Serial Experiments Lain on Glorious Blu-Ray

As I mentioned in the second Anime Autobiography post, serial experiments lain is, by far, my favourite anime, and the show that really made me into an anime fan. So, when Funimation finally, two years after licensing it, released it on glorious blu-ray I felt obligated to pre-order it.

Now, I’ll focus on this specific release rather than the series itself for this post, but I will say that what I love about lain is the show’s ambition. Writer Konaka Chiaki and his co-creators really packed a lot of ideas into this show, and the result is a series dense with information. There’s a good deal of exposition and a few infodumps, and though the generally slow pacing keeps this from getting totally out of hand, it is fair to use one of the episode titles, “infornography,” to describe this show’s approach to storytelling. If you want to know a little more about the show itself, I’d recommend reading Lawrence Eng’s short review (his site, “thought experiments lain,” is also a great resource for information on the show’s many allusions and plot points).

Unfortunately, lain had more ideas than budget. Though the aesthetic of the show is great, and still frames are often very attractive, much of the animation isn’t very animated. Even a few of the more static shots lack detail, so the end result varies wildly from unique, even fascinating, imagery, to shots that simply look awkward.

So, there’s only so much those restoring the film for the blu-ray could do to sharpen it up for high definition. The audio and video are better than the old Pioneer DVDs, enough so that I would say that this is the version of the show to own, but some of the film was apparently poorly preserved and thus a bit fuzzy-looking here, and even the well-preserved scenes had an upper limit for how much they could improve.

As far as I can tell, the translation is the same as the old edition; they even continue to refer to Alice as “Arisu” in the subtitles. There is one audio error in the fourth episode, when a little girl catches a boy in (what she thinks is) a game of tag and says “gotcha,” in plain English, and in a totally different voice than how she sounds later. Apparently, Funimation mixed up the English and Japanese audio tracks. This only happens this one brief moment, but I’m surprised to see it happen at all.

Funimation did try to make this new set more appealing by including some bonus items. The set does include the show on both DVD and blu-ray. The only extras on the discs, though, are clean versions of the opening and closing animations, and the original and US trailers for the show.

Also included is a booklet including some art by ABe Yoshitoshi, character designer and co-creator of the show, which most lain fans will probably have already seen and can find better versions of in the art book An Omnipresence in the Wired (released in the US as lain illustrations), but I suppose it’s nice to include them here. Also, there’s some commentary by Ueda and Saito, about a page per episode, about the restoration process. Much of it is fairly technical, but Ueda’s joking around keeps it from getting too dry.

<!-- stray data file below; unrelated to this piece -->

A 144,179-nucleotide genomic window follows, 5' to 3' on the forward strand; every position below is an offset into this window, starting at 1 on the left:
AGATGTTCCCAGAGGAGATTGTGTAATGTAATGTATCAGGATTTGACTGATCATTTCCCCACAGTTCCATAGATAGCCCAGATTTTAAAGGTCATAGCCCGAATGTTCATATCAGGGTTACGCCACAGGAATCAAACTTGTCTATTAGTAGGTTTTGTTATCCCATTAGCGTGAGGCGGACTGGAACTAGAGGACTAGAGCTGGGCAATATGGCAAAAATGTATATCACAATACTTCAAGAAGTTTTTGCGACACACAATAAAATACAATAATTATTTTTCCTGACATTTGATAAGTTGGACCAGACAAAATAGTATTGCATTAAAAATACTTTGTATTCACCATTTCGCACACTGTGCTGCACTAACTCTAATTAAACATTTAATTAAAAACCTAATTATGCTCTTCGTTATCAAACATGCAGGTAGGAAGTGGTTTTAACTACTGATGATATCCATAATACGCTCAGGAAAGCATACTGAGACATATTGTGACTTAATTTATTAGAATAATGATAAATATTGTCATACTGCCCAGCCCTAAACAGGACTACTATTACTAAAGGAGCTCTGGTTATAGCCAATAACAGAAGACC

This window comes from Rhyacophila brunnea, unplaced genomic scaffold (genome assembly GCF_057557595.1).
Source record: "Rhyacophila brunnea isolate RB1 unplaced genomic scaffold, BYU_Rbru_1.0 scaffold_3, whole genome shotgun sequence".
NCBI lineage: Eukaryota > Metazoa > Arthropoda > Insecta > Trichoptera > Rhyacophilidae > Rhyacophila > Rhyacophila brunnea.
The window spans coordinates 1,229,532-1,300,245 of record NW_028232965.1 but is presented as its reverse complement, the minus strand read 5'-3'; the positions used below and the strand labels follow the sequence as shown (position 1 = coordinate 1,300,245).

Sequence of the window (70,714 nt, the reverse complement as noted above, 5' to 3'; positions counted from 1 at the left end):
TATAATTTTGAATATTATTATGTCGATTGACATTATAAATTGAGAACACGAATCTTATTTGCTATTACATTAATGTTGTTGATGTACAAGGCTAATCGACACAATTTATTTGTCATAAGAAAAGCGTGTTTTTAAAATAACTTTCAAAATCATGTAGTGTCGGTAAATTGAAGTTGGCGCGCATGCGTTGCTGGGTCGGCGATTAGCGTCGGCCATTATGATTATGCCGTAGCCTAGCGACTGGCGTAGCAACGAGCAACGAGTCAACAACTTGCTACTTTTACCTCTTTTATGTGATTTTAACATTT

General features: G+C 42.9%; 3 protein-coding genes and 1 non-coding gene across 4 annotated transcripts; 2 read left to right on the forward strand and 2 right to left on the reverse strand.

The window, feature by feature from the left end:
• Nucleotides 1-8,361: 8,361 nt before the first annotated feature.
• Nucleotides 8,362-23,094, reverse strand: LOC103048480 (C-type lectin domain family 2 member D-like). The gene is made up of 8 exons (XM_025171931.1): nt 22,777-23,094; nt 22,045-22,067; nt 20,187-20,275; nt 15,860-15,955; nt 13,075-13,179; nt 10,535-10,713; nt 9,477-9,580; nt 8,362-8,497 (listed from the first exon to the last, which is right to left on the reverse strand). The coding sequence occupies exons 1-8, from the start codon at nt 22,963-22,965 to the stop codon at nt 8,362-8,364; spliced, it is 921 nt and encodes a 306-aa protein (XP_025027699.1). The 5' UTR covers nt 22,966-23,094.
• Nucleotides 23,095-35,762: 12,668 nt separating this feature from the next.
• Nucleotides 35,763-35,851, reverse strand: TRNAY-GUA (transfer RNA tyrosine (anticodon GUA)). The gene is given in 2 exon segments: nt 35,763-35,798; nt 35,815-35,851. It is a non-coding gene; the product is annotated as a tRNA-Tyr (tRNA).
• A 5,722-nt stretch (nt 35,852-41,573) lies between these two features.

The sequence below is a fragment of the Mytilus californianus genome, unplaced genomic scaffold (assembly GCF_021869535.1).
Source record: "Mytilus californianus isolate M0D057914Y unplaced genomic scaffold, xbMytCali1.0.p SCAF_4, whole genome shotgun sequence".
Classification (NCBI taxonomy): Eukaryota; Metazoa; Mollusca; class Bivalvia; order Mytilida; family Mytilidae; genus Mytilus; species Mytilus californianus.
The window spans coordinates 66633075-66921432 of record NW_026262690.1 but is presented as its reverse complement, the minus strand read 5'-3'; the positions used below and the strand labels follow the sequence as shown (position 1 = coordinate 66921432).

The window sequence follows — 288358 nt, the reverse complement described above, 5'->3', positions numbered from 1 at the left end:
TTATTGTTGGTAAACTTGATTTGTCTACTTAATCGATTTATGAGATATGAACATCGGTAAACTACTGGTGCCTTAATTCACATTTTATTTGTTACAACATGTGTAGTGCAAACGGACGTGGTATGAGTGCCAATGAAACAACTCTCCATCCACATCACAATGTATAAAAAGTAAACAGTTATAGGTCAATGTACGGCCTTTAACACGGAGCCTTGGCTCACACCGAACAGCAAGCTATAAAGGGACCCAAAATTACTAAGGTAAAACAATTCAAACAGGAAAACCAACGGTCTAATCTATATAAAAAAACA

By the way, if you’re wondering who Ueda and Saito are, the booklet doesn’t say. Ueda would be producer Ueda Yasuyuki; I don’t know but gather that Saito headed the restoration project and, based on the credits in ANN’s encyclopedia, was an editing assistant for the original show.

There’s also a fairly long art book which is not what I’d normally call an “art book” (like Omnipresence), but which contains production materials like character sketches, height comparisons, and room layouts. I’m not sure how much this would interest people who aren’t fans (as opposed to more casual viewers) of the show.

The whole thing comes packaged in an attractive box of thick cardboard, similar to Funimation’s Spice & Wolf box set.

Oh, and they included a sticker, which I guess some people might find cool?

As a final verdict, I’d say this set is worth getting if you either don’t already own the Pioneer DVD’s or are a fan of the series and want to have the best version possible. If you’re only a casual fan, though, and already have the old version, it’s really a coin toss on whether this set is worth the upgrade or not. It is, again, the best version of the show out there and thus gets my recommendation.

2 Comments

  1. The Kenosha Kid

    Unfortunately, lain had more ideas than budget. Though the aesthetic of the show is great, and still frames are often very attractive, much of the animation isn’t very animated. Even a few of the more static shots lack detail, so the end result varies wildly from unique, even fascinating, imagery, to shots that simply look awkward.

    I never remember noticing this in the series. Obviously it’s about time for a rewatch, but I’ve got a suspicion: they covered it up (from me, at least) through good composition and editing. (That’s how Eva worked on me, too.) Though I also watched it long enough ago that I wasn’t very good at spotting budget issues.

    Reply
    • Cheshire_Ocelot

      >“I’ve got a suspicion: they covered it up […] through good composition and editing.”
      That’s probably true – this was the first viewing where I really noticed the lack of animation in several scenes. The imagery and cinematography are excellent, and some of the flaws are subtle enough that a newer fan may not notice. Of course, blu-ray tends to make high-budget shows look better, and low- or mid-budget shows look worse, especially those created for standard definition televisions, and this isn’t really the animators’ fault.

      One comparison that occurred to me after posting, similar to your Evangelion example, is that lain resembles a cyberpunk version of some of the earlier studio Shaft/Shinbou shows – noticeably cheap in some places, but always visually striking and memorable.

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